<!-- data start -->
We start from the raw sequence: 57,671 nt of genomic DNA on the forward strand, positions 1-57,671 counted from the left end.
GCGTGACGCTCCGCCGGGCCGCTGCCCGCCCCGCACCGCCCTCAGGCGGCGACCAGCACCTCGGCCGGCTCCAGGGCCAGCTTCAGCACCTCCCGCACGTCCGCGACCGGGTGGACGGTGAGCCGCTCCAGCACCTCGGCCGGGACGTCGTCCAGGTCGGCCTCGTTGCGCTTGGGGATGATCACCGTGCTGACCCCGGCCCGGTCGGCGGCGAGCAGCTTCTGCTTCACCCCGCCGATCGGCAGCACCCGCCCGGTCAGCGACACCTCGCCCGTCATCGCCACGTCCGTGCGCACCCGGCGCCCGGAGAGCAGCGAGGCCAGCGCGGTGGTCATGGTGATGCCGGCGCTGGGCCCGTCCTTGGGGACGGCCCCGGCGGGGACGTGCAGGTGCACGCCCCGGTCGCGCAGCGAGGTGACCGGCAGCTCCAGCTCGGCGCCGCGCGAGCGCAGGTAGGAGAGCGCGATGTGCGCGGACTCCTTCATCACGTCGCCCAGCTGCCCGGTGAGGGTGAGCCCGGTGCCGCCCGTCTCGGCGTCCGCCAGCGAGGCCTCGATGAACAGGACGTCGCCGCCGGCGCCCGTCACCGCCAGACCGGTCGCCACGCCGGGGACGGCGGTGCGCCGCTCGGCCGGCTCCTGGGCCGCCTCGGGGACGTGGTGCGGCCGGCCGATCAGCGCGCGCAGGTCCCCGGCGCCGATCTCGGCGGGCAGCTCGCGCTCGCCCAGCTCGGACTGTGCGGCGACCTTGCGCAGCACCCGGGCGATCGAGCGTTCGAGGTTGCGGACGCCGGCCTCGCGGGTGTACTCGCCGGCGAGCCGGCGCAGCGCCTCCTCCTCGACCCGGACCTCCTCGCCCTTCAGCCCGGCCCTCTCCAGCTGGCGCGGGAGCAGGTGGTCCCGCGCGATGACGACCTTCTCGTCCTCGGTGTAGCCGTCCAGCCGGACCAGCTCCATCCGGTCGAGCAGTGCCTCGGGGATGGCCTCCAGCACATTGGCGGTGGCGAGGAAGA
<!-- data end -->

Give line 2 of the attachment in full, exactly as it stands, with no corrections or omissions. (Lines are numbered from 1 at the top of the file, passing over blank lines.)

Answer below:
GCGTGACGCTCCGCCGGGCCGCTGCCCGCCCCGCACCGCCCTCAGGCGGCGACCAGCACCTCGGCCGGCTCCAGGGCCAGCTTCAGCACCTCCCGCACGTCCGCGACCGGGTGGACGGTGAGCCGCTCCAGCACCTCGGCCGGGACGTCGTCCAGGTCGGCCTCGTTGCGCTTGGGGATGATCACCGTGCTGACCCCGGCCCGGTCGGCGGCGAGCAGCTTCTGCTTCACCCCGCCGATCGGCAGCACCCGCCCGGTCAGCGACACCTCGCCCGTCATCGCCACGTCCGTGCGCACCCGGCGCCCGGAGAGCAGCGAGGCCAGCGCGGTGGTCATGGTGATGCCGGCGCTGGGCCCGTCCTTGGGGACGGCCCCGGCGGGGACGTGCAGGTGCACGCCCCGGTCGCGCAGCGAGGTGACCGGCAGCTCCAGCTCGGCGCCGCGCGAGCGCAGGTAGGAGAGCGCGATGTGCGCGGACTCCTTCATCACGTCGCCCAGCTGCCCGGTGAGGGTGAGCCCGGTGCCGCCCGTCTCGGCGTCCGCCAGCGAGGCCTCGATGAACAGGACGTCGCCGCCGGCGCCCGTCACCGCCAGACCGGTCGCCACGCCGGGGACGGCGGTGCGCCGCTCGGCCGGCTCCTGGGCCGCCTCGGGGACGTGGTGCGGCCGGCCGATCAGCGCGCGCAGGTCCCCGGCGCCGATCTCGGCGGGCAGCTCGCGCTCGCCCAGCTCGGACTGTGCGGCGACCTTGCGCAGCACCCGGGCGATCGAGCGTTCGAGGTTGCGGACGCCGGCCTCGCGGGTGTACTCGCCGGCGAGCCGGCGCAGCGCCTCCTCCTCGACCCGGACCTCCTCGCCCTTCAGCCCGGCCCTCTCCAGCTGGCGCGGGAGCAGGTGGTCCCGCGCGATGACGACCTTCTCGTCCTCGGTGTAGCCGTCCAGCCGGACCAGCTCCATCCGGTCGAGCAGTGCCTCGGGGATGGCCTCCAGCACATTGGCGGTGGCGAGGAAGA